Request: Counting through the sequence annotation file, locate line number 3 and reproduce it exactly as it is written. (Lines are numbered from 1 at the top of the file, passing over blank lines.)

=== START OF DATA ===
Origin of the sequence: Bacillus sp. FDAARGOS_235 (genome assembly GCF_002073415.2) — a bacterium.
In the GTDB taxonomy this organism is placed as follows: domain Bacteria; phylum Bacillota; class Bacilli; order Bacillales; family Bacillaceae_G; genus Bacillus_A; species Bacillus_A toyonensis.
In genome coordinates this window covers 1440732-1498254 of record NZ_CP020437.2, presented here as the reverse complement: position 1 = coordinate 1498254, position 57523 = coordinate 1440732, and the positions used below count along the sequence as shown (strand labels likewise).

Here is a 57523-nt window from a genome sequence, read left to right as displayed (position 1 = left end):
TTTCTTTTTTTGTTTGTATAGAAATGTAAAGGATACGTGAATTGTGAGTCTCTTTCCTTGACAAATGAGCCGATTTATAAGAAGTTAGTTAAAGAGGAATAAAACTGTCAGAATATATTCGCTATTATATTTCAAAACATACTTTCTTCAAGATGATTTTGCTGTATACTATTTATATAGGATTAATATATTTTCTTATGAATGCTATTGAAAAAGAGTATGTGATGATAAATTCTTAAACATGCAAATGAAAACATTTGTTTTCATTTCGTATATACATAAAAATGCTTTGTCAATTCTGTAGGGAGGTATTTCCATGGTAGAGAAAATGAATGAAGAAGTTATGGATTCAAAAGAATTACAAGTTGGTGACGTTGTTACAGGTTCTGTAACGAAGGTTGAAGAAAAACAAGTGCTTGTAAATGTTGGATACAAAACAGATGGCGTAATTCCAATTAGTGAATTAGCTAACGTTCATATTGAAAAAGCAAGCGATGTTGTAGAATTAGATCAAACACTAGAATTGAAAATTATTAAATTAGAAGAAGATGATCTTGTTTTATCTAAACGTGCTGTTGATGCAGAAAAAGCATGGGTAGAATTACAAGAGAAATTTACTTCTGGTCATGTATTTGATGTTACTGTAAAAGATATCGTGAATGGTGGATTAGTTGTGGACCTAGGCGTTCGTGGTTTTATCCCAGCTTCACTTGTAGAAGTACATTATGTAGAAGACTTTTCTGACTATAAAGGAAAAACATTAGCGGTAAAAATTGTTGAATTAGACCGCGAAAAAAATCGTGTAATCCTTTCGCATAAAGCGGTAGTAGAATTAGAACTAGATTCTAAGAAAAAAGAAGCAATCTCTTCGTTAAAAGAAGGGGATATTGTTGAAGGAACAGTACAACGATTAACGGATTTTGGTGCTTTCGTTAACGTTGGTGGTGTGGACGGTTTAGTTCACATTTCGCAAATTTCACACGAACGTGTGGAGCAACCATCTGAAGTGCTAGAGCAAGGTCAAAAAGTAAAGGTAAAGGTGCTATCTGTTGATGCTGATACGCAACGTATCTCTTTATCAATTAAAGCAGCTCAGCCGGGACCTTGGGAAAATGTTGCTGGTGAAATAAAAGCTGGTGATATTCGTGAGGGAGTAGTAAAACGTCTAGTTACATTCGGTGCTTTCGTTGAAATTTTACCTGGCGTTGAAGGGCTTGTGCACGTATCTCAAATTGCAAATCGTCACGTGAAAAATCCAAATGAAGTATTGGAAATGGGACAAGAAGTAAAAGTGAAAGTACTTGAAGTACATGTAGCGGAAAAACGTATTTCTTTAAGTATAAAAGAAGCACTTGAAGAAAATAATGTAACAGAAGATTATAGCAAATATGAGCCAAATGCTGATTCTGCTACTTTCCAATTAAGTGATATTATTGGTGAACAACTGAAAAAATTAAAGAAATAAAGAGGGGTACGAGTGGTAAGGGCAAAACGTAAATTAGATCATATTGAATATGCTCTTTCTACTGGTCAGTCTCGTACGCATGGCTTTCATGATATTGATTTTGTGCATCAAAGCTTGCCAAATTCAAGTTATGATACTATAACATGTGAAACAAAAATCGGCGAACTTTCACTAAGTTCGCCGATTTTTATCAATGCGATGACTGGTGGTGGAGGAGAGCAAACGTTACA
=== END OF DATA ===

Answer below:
In genome coordinates this window covers 1440732-1498254 of record NZ_CP020437.2, presented here as the reverse complement: position 1 = coordinate 1498254, position 57523 = coordinate 1440732, and the positions used below count along the sequence as shown (strand labels likewise).